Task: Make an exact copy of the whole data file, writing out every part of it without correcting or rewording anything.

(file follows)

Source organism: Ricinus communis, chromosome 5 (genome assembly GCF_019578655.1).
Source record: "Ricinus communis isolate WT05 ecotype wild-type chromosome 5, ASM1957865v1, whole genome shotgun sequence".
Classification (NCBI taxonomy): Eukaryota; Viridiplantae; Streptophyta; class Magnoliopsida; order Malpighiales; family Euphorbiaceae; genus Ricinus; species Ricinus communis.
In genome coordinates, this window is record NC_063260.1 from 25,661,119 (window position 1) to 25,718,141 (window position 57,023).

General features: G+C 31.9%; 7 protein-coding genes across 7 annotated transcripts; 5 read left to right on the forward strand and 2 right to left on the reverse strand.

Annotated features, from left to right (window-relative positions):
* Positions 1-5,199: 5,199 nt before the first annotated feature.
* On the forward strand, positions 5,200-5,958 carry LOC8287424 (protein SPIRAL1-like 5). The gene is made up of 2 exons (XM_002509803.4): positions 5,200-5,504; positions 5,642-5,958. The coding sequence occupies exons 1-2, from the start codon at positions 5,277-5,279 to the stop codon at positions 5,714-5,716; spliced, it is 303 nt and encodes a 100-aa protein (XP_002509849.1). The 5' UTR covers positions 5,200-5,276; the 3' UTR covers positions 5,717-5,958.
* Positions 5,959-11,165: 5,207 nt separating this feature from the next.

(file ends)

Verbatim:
Source organism: Ricinus communis, chromosome 5 (genome assembly GCF_019578655.1).
Source record: "Ricinus communis isolate WT05 ecotype wild-type chromosome 5, ASM1957865v1, whole genome shotgun sequence".
Classification (NCBI taxonomy): Eukaryota; Viridiplantae; Streptophyta; class Magnoliopsida; order Malpighiales; family Euphorbiaceae; genus Ricinus; species Ricinus communis.
In genome coordinates, this window is record NC_063260.1 from 25,661,119 (window position 1) to 25,718,141 (window position 57,023).

General features: G+C 31.9%; 7 protein-coding genes across 7 annotated transcripts; 5 read left to right on the forward strand and 2 right to left on the reverse strand.

Annotated features, from left to right (window-relative positions):
* Positions 1-5,199: 5,199 nt before the first annotated feature.
* On the forward strand, positions 5,200-5,958 carry LOC8287424 (protein SPIRAL1-like 5). The gene is made up of 2 exons (XM_002509803.4): positions 5,200-5,504; positions 5,642-5,958. The coding sequence occupies exons 1-2, from the start codon at positions 5,277-5,279 to the stop codon at positions 5,714-5,716; spliced, it is 303 nt and encodes a 100-aa protein (XP_002509849.1). The 5' UTR covers positions 5,200-5,276; the 3' UTR covers positions 5,717-5,958.
* Positions 5,959-11,165: 5,207 nt separating this feature from the next.